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We have done a number of experiments. Unlike some others, proponents of Torah codes or opponents of Torah code, all of whose public statements are of the same type: "it works", or "it does not work", some of our experiments succeeded and some not. We list them all.

We do not regard the successful ones as proving the Torah code effect. And we do not regard the failed ones as disproving the Torah code effect. We do the experiments to explore what may be going on. We do the exploration because we have the curiousity of the scientist. If there is something unusual going on, we are curious to know what it is. And we are willing to use our time to find out what it is and to share our findings with others.

Each experiment is done using what we think is the best one, two, or three experimental protocols we have at the time we do the experiment. We do the best we can to make the first experiment a priori so that its p-value has the correct meaning. We do not do any manipulations or in any other way to try to force an experiment to succeed or to fail. We do admit to the possibility of making mistakes and any mistakes we discover that we made in an experiment, we will correct and we will redo the experiment, something some others do not do.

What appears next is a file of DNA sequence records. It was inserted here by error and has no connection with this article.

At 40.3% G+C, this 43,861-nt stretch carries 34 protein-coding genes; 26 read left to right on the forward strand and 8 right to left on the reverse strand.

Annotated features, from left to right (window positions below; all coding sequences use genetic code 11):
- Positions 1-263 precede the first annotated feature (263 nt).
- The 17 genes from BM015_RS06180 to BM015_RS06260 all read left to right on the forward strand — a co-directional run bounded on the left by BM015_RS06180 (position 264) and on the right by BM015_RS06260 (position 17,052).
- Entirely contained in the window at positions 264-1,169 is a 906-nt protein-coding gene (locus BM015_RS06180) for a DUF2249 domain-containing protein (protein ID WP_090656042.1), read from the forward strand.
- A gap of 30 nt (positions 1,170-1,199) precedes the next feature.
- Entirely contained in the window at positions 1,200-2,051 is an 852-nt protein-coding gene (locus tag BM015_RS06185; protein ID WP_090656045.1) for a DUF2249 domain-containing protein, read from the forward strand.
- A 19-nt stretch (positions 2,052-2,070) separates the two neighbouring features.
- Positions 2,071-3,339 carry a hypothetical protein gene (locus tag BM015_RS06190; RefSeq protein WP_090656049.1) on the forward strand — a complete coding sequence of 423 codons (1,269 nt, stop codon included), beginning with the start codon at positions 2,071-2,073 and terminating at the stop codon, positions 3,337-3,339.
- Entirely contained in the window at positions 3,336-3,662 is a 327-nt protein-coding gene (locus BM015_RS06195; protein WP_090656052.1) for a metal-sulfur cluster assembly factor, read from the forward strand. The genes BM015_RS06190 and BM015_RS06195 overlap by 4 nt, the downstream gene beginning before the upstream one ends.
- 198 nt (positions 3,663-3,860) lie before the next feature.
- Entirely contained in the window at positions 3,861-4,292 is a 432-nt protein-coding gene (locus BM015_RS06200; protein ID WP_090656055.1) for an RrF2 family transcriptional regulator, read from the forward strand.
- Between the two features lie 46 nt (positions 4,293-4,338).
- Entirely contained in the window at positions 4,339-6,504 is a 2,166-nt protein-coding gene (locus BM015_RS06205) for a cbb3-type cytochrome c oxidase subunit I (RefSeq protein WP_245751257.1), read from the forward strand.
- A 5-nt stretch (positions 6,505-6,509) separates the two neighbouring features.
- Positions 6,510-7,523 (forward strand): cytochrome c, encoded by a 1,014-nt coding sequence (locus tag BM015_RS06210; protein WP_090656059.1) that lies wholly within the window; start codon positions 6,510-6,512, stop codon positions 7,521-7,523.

After we have done an experiment, we are not finished. If the experiment succeeds, we want to know anything we can find out about why the experiment succeeded. We want to know the variety of protocols under which such a successful experiment will also succeed. We want to know the variety of protocols under which such a successful experiment will fail. From this knowledge, collected over a variety of experiments which have succeeded or failed, we will learn something. We might learn about ways of setting up the Alternative hypothesis and the best test statistics that are associated with it. What we learn may only be about some strange dependencies in letters and words or dependencies between ELSs that caused an experiment to be successful. Or we may learn something about the structure of the code itself, if, indeed, there is a code.